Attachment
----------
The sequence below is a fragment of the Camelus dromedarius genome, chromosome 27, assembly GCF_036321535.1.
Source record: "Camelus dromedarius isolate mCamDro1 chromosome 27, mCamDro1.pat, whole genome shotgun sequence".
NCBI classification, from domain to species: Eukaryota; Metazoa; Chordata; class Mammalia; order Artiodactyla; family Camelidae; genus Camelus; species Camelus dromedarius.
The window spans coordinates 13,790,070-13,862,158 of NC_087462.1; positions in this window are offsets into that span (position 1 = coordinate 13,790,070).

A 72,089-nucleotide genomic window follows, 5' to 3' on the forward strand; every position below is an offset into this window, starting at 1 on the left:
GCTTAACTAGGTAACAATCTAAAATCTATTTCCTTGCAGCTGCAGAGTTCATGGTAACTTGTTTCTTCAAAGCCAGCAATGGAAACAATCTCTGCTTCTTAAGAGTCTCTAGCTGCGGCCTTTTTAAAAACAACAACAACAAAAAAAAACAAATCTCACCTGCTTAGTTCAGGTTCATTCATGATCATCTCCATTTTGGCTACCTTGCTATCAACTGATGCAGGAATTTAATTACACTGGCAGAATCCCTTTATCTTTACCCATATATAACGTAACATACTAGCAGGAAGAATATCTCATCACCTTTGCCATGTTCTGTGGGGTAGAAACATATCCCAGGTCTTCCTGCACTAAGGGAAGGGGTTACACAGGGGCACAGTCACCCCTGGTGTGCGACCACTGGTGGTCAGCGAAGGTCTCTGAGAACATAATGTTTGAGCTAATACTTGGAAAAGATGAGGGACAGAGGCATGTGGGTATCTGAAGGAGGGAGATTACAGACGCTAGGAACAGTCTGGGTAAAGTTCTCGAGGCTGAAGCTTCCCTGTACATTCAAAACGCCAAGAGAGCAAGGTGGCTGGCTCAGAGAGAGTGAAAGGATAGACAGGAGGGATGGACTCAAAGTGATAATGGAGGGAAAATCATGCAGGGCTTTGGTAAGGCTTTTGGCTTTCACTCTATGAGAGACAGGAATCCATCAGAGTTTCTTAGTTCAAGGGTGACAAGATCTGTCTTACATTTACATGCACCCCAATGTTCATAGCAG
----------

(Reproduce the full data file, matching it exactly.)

The sequence below is a fragment of the Camelus dromedarius genome, chromosome 27, assembly GCF_036321535.1.
Source record: "Camelus dromedarius isolate mCamDro1 chromosome 27, mCamDro1.pat, whole genome shotgun sequence".
NCBI classification, from domain to species: Eukaryota; Metazoa; Chordata; class Mammalia; order Artiodactyla; family Camelidae; genus Camelus; species Camelus dromedarius.
The window spans coordinates 13,790,070-13,862,158 of NC_087462.1; positions in this window are offsets into that span (position 1 = coordinate 13,790,070).

A 72,089-nucleotide genomic window follows, 5' to 3' on the forward strand; every position below is an offset into this window, starting at 1 on the left:
GCTTAACTAGGTAACAATCTAAAATCTATTTCCTTGCAGCTGCAGAGTTCATGGTAACTTGTTTCTTCAAAGCCAGCAATGGAAACAATCTCTGCTTCTTAAGAGTCTCTAGCTGCGGCCTTTTTAAAAACAACAACAACAAAAAAAAACAAATCTCACCTGCTTAGTTCAGGTTCATTCATGATCATCTCCATTTTGGCTACCTTGCTATCAACTGATGCAGGAATTTAATTACACTGGCAGAATCCCTTTATCTTTACCCATATATAACGTAACATACTAGCAGGAAGAATATCTCATCACCTTTGCCATGTTCTGTGGGGTAGAAACATATCCCAGGTCTTCCTGCACTAAGGGAAGGGGTTACACAGGGGCACAGTCACCCCTGGTGTGCGACCACTGGTGGTCAGCGAAGGTCTCTGAGAACATAATGTTTGAGCTAATACTTGGAAAAGATGAGGGACAGAGGCATGTGGGTATCTGAAGGAGGGAGATTACAGACGCTAGGAACAGTCTGGGTAAAGTTCTCGAGGCTGAAGCTTCCCTGTACATTCAAAACGCCAAGAGAGCAAGGTGGCTGGCTCAGAGAGAGTGAAAGGATAGACAGGAGGGATGGACTCAAAGTGATAATGGAGGGAAAATCATGCAGGGCTTTGGTAAGGCTTTTGGCTTTCACTCTATGAGAGACAGGAATCCATCAGAGTTTCTTAGTTCAAGGGTGACAAGATCTGTCTTACATTTACATGCACCCCAATGTTCATAGCAG